Protesters demand funding for Police Departments be redirected to communities and social programs


Jason White

Protestors walk to Arizona City Hall

Ivana Venema-Nunez, Reporter

Protests against police violence have been peaceful, with gatherings starting at around 4 to 5 p.m. and ending before 8 p.m. every night since a statewide curfew was  implemented on May 31, by Gov. Doug Ducey. 

Even though the curfew has expired, the protests have continued to end at or around 8 p.m. 

As a result of the protests, initiatives such as the Justice in Policing Act, Breonna Taylor Law and charges being filed against the officers involved in George Floyd’s death are a reality.  The movement hopes to defund the police and some are even calling to abolish the police. 

Protesters want funds earmarked for police departments to be transferred to the education system, affordable housing institutions and health care. 

E-Christian from Cleveland Ohio, a leading protester for We Rising Phx, spoke to on Tuesday night, when he expressed his concerns about events that occurred at protests on Thursday night of last week, but is bolstered by the support shown around the world and would like to see more action.

“Its a good start,” he said. “We need to see more funds go into our education system.  We need to see more funds go into making sure that — you know — our youth is set up for their future properly.”

During this Thursday night’s protest, the energy was consistent with reallocating funds to communities and social programs instead of police departments.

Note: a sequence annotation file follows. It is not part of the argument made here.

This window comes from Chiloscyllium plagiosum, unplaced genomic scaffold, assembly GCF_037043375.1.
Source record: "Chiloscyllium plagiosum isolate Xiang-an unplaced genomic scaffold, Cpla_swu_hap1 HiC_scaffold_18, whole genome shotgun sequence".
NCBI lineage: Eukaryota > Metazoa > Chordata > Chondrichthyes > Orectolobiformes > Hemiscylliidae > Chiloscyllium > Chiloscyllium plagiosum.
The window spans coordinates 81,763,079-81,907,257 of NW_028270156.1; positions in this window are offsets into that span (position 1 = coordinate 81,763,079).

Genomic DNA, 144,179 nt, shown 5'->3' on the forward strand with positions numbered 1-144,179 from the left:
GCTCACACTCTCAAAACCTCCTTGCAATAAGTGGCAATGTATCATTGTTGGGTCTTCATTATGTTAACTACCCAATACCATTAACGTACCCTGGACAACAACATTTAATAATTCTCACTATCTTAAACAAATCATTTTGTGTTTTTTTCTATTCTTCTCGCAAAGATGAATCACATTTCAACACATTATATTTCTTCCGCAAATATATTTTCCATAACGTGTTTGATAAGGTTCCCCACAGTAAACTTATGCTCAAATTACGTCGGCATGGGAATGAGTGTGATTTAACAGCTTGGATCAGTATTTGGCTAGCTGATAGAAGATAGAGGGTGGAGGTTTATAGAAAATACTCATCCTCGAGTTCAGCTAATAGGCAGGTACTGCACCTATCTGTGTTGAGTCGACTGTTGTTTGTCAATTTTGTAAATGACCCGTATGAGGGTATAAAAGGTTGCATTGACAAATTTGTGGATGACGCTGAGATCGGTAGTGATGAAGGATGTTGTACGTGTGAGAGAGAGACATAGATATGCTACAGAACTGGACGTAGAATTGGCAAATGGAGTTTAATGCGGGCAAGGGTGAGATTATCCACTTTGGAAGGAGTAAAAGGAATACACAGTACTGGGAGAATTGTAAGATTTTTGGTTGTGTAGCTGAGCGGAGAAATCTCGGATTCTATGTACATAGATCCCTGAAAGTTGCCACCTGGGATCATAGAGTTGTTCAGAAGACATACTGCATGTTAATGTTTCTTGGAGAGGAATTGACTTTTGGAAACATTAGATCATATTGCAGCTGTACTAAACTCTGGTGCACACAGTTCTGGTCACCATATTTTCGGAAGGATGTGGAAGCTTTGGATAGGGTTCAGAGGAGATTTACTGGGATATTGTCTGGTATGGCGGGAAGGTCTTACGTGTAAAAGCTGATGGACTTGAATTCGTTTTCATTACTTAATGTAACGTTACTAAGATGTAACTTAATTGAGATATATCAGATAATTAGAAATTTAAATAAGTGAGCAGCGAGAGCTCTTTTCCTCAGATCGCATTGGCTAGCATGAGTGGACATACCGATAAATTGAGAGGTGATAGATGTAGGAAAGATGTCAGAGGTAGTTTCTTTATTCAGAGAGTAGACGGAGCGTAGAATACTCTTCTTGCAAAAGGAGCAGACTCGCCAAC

Tempe City Council approved a $777.6 million budget that includes nearly $97 million in funding for the police department despite the protests of the last 15 days according to an AZ Central article.

Residents urged the council to redistribute a portion of the police budget to the Human Services and Sustainability departments, mental health services, education programs, affordable housing initiatives and efforts to end homelessness. 

Council members said they appreciated the feedback and heard residents’ concerns but refused to make adjustments without further studying the proposals.

Mayor Mark Mitchell said any changes to the budget need to be made “thoughtfully.”

The group of protesters demanded the city redirect $22.5 million from the police department to fund free transit passes for Tempe residents, Tempe’s preschool program and affordable housing initiatives. 

Vice Mayor Lauren Kuby said the council has received hundreds, if not thousands, of emails from residents and community members ahead of the meeting but expresses it’s easier said than done according to the AZ Central article. 

Kuby explained that it’s not as easy as slashing a percentage of the police department’s budget and throwing the money at another department.  Time to evaluate  how the budget reflects the city’s priorities and creating performance measures — like working toward reducing the city’s poverty level– will guide budget conversations in the future, she said, according to the article. 

“People want action and I completely agree that we can’t go on as before,” she said. “But we’re not going to create change in one night or in one or two budget meetings.”

Kuby also addressed the city’s need to evaluate police procedures, hiring, firing, employee training and the overall city culture, she said.